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High school kids are bored and not learning. Here's how to fix that.

High school doesn't work for many students, a prominent psychologist says.
High school doesn't work for many students, a prominent psychologist says.
Shutterstock

High school in the US can be terrible. It starts too early, earlier than most teenagers want to wake up. Students are more likely to skip school than they are elsewhere in the developed world. About half of students say "bored" best describes how they feel during the day.

That might be why academic achievement stalls out: reading and math scores in elementary school have been climbing for American students in fourth and eighth grade. For high school, they've been flat for four decades.

"Most American kids are in schools that are very easy," says Laurence Steinberg, a professor of psychology at Temple University. "We know that because that's what kids themselves tell us in these big surveys."

Steinberg recently wrote a book on the psychology of adolescents, Age of Opportunity, that includes some of his criticisms of American high school. In an interview, he suggested three ideas to make high school better — more in line with adolescent brains, more likely to improve academic achievement, and more likely to keep kids out of trouble.

More exercise, and not just for athletes

high school swimming

Aerobic exercise has both academic and nonacademic benefits. (Shutterstock)

Education research is focusing less on kids' intelligence and more on their skills, such as the ability to persist in the face of setbacks or resist temptation. Those skills are more likely to predict success in school and in life than intelligence alone.

And one way to cultivate them is physical activity, Steinberg says. Aerobic exercise benefits many parts of the brain and has other benefits as well.

But PE classes are an endangered species in high school. In 1991, 42 percent of high school students told the Centers for Disease Control and Prevention that they took gym class every day. In 2012, just 29 percent did.

Students might be making up for some of that with sports — 54 percent played on a team. But "physical education is a thing that's been more or less eliminated from a lot of high schools to the point where it's really only the athletic stars who get to exercise every day," Steinberg says.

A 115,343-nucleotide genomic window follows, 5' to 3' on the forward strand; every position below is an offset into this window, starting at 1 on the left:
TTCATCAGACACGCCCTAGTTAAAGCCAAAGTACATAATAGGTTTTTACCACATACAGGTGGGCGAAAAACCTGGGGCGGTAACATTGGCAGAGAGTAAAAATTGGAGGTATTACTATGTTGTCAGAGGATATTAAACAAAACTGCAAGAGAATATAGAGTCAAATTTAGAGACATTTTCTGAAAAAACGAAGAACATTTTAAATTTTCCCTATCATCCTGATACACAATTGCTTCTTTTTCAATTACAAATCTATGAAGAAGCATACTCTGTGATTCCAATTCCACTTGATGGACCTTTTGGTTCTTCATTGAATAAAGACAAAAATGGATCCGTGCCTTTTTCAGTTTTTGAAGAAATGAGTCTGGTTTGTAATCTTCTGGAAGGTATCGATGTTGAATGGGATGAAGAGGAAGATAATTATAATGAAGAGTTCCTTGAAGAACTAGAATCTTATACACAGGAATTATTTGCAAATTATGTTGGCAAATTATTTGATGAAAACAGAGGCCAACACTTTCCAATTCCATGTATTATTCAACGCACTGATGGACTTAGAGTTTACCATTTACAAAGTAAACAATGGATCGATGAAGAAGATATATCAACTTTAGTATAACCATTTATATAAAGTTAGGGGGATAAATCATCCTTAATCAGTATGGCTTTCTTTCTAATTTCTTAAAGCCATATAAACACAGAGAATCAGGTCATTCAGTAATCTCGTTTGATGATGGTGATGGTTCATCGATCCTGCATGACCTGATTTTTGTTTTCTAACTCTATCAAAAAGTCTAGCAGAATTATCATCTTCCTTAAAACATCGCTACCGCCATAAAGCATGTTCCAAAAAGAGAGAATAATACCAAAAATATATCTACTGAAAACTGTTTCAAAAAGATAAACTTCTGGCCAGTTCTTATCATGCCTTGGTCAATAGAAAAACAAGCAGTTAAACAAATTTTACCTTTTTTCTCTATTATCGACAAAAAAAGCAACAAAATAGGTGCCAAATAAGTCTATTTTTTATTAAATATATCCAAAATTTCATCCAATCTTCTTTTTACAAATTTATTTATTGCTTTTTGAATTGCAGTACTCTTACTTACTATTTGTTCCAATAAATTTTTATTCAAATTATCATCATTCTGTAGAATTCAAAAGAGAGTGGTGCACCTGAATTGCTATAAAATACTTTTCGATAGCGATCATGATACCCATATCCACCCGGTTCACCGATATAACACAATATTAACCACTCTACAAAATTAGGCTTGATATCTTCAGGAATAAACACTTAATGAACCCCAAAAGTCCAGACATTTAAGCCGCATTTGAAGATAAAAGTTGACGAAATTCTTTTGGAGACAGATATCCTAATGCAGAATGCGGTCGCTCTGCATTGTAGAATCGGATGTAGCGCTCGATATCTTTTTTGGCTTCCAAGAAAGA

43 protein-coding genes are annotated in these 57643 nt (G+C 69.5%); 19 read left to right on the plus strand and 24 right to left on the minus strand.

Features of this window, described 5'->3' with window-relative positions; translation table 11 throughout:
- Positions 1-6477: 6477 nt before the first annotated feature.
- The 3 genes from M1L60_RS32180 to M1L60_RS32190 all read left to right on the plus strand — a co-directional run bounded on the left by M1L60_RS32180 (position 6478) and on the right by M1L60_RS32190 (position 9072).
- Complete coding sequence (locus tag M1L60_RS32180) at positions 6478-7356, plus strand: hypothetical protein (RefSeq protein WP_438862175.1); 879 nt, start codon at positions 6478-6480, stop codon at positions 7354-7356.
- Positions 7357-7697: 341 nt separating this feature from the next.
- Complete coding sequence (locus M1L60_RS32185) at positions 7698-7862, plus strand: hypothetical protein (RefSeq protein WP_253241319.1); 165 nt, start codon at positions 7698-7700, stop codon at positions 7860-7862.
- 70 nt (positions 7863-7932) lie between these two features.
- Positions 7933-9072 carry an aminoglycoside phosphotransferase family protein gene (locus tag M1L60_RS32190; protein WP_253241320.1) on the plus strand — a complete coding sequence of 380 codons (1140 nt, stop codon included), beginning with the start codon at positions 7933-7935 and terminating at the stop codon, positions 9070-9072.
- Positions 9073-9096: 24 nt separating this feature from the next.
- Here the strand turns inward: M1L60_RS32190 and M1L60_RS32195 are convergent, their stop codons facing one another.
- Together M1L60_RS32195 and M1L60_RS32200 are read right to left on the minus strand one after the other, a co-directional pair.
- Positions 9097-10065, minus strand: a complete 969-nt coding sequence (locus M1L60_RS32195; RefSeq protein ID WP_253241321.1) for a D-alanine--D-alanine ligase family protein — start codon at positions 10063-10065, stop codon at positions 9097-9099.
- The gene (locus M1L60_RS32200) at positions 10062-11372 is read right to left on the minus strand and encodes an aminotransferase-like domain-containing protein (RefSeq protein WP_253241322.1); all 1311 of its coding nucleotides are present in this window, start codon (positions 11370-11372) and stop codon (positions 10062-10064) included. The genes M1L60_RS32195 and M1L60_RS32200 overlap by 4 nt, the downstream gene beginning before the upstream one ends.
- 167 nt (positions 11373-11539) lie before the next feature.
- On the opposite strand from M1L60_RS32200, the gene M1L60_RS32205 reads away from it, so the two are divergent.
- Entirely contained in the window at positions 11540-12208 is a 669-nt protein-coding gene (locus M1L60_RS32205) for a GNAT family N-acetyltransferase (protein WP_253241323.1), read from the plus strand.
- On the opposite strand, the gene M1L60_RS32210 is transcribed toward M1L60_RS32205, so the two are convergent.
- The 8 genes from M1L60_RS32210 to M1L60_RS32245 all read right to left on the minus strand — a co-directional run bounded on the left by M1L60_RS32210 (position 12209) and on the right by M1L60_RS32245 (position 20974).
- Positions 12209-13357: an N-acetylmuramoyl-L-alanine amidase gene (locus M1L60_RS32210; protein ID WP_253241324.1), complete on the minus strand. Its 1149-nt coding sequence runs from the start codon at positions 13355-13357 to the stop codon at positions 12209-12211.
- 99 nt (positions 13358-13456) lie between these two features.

Start school later, and keep students there later

sleeping student

Students are sometimes tired in school because it starts too early. (Shutterstock)

Pediatricians endorse a later school start time because of the way adolescent brains work. Steinberg argues for it for a different reason: starting school later would mean that students stay in school later on weekday afternoons. That keeps them busy during the time of the day when, he says, teenagers are most likely to engage in risky behavior because they're without adult supervision.

It's easier to change a teenager's environment than to change his or her mind, Steinberg says. (One example: the rising price of cigarettes was a major reason for the decline in teen smoking.) He predicts rates of teen drug and alcohol use, smoking, and pregnancy would fall even more if kids were busy in the afternoon.

"You probably would make more inroads if we tried to change the context in which kids live, rather than trying to change kids," he says.

Make students work harder in class

charter school 9th graders classroom

Students in a freshman class at a charter school in California. (Melanie Stetson Freeman/Getty Images)

Steinberg is a supporter of a national curriculum and national standards, saying he thinks that higher, more uniform standards would challenge more students and create more equal expectations.

The Common Core state standards are a step toward uniform national standards — 43 states will have the same expectations for what students should know and be able to do in reading and math — but they don't impose a national curriculum.

Students simply aren't pushed enough academically, he says: just one in six high school students says he's ever taken a challenging course. One idea he proposes is that more states create exit exams that are required to earn a diploma. Twenty-four states require those exams, and there's little evidence that they have been effective at raising achievement. But Steinberg argues that they at least hold all students to the same standard.

"Kids aren't being challenged," he says. "Very little is being demanded of them. Schools aren't taking advantage of opportunities."